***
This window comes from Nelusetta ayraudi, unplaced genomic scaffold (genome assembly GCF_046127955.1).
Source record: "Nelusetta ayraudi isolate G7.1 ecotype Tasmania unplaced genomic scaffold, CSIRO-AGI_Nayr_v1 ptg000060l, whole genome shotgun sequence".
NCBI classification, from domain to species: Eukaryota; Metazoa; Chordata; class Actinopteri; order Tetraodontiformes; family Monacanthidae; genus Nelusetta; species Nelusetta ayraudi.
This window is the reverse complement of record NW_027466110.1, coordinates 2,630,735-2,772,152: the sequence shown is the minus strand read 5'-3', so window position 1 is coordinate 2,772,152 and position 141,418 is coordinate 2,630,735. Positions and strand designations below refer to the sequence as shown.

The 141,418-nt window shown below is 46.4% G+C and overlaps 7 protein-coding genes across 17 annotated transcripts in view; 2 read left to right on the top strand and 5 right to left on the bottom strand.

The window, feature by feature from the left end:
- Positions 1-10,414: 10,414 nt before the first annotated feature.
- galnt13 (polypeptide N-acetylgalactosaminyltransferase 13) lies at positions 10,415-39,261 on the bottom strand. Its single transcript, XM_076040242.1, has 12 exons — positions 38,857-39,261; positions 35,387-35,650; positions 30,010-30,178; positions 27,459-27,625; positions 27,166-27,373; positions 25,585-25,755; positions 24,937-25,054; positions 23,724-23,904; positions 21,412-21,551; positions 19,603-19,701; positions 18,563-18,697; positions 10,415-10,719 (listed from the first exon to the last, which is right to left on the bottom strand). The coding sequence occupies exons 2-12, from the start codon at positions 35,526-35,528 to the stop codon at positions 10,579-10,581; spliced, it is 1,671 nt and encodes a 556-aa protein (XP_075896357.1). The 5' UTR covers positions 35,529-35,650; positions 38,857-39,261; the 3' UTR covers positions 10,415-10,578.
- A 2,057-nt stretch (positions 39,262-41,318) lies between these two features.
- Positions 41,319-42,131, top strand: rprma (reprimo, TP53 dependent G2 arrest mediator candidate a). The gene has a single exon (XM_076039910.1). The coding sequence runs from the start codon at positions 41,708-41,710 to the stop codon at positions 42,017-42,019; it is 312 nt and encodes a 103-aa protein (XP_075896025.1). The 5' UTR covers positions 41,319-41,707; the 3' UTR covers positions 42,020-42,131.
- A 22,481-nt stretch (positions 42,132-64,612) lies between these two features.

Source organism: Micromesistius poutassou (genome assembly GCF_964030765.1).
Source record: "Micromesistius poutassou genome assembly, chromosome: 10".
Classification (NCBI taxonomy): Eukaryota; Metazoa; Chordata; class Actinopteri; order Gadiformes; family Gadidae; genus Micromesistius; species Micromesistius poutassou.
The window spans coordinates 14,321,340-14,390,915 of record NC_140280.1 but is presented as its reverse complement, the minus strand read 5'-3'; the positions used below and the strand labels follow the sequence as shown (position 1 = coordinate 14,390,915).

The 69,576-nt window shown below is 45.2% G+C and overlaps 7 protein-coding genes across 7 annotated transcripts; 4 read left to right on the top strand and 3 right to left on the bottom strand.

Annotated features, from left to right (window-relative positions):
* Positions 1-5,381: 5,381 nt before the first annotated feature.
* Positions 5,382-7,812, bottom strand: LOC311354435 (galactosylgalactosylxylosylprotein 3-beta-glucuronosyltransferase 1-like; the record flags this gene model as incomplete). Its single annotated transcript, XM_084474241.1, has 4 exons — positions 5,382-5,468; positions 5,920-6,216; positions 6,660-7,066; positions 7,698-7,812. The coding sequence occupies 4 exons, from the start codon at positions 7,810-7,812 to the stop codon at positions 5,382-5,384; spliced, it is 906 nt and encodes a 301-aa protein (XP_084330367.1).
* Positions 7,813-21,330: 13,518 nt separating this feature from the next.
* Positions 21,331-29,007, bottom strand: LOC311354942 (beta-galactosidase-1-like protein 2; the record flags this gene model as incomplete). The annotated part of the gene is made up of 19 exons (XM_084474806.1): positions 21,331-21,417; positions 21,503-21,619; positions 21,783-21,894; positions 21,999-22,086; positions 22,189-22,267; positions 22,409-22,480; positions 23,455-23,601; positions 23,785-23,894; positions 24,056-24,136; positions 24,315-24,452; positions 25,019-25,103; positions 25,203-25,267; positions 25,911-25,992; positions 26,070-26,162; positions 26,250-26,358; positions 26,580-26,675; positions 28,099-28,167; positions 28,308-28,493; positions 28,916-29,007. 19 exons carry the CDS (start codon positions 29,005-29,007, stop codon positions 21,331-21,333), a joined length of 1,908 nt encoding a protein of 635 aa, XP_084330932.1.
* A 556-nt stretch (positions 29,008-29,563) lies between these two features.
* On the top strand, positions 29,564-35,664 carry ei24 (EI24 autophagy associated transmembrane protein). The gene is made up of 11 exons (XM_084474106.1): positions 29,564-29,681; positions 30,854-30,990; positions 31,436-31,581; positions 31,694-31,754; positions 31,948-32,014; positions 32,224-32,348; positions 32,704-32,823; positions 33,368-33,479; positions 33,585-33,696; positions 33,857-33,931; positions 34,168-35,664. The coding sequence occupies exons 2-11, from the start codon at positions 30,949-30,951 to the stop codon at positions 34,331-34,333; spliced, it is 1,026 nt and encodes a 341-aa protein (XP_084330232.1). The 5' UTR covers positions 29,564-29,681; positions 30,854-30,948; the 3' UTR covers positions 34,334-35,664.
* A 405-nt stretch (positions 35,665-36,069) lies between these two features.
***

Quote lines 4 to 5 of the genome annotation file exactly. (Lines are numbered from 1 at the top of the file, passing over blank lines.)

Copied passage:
This window is the reverse complement of record NW_027466110.1, coordinates 2,630,735-2,772,152: the sequence shown is the minus strand read 5'-3', so window position 1 is coordinate 2,772,152 and position 141,418 is coordinate 2,630,735. Positions and strand designations below refer to the sequence as shown.

The 141,418-nt window shown below is 46.4% G+C and overlaps 7 protein-coding genes across 17 annotated transcripts in view; 2 read left to right on the top strand and 5 right to left on the bottom strand.